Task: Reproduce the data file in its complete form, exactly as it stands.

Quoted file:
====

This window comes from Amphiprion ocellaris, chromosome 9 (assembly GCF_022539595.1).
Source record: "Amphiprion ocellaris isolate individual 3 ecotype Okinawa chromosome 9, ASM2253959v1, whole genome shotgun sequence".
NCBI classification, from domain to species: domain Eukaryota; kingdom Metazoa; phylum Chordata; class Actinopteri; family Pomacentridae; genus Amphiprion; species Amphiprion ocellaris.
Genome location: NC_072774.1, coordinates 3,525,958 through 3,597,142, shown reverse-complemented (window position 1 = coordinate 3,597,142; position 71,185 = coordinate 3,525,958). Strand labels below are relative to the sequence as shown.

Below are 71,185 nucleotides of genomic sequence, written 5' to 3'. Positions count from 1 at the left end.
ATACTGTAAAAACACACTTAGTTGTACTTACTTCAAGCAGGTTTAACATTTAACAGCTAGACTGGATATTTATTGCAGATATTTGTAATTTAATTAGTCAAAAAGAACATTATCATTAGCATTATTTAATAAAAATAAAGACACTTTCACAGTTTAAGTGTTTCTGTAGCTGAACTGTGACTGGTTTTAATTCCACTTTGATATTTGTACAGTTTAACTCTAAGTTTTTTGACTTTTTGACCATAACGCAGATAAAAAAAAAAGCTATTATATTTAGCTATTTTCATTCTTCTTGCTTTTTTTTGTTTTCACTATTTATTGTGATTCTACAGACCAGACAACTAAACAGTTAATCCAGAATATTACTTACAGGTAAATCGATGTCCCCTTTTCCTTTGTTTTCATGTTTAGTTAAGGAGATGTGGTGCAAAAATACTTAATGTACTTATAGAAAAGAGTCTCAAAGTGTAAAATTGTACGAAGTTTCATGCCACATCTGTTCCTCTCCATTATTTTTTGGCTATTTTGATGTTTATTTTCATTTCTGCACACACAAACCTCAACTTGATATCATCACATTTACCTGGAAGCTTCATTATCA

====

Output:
This window comes from Amphiprion ocellaris, chromosome 9 (assembly GCF_022539595.1).
Source record: "Amphiprion ocellaris isolate individual 3 ecotype Okinawa chromosome 9, ASM2253959v1, whole genome shotgun sequence".
NCBI classification, from domain to species: domain Eukaryota; kingdom Metazoa; phylum Chordata; class Actinopteri; family Pomacentridae; genus Amphiprion; species Amphiprion ocellaris.
Genome location: NC_072774.1, coordinates 3,525,958 through 3,597,142, shown reverse-complemented (window position 1 = coordinate 3,597,142; position 71,185 = coordinate 3,525,958). Strand labels below are relative to the sequence as shown.

Below are 71,185 nucleotides of genomic sequence, written 5' to 3'. Positions count from 1 at the left end.
ATACTGTAAAAACACACTTAGTTGTACTTACTTCAAGCAGGTTTAACATTTAACAGCTAGACTGGATATTTATTGCAGATATTTGTAATTTAATTAGTCAAAAAGAACATTATCATTAGCATTATTTAATAAAAATAAAGACACTTTCACAGTTTAAGTGTTTCTGTAGCTGAACTGTGACTGGTTTTAATTCCACTTTGATATTTGTACAGTTTAACTCTAAGTTTTTTGACTTTTTGACCATAACGCAGATAAAAAAAAAAGCTATTATATTTAGCTATTTTCATTCTTCTTGCTTTTTTTTGTTTTCACTATTTATTGTGATTCTACAGACCAGACAACTAAACAGTTAATCCAGAATATTACTTACAGGTAAATCGATGTCCCCTTTTCCTTTGTTTTCATGTTTAGTTAAGGAGATGTGGTGCAAAAATACTTAATGTACTTATAGAAAAGAGTCTCAAAGTGTAAAATTGTACGAAGTTTCATGCCACATCTGTTCCTCTCCATTATTTTTTGGCTATTTTGATGTTTATTTTCATTTCTGCACACACAAACCTCAACTTGATATCATCACATTTACCTGGAAGCTTCATTATCA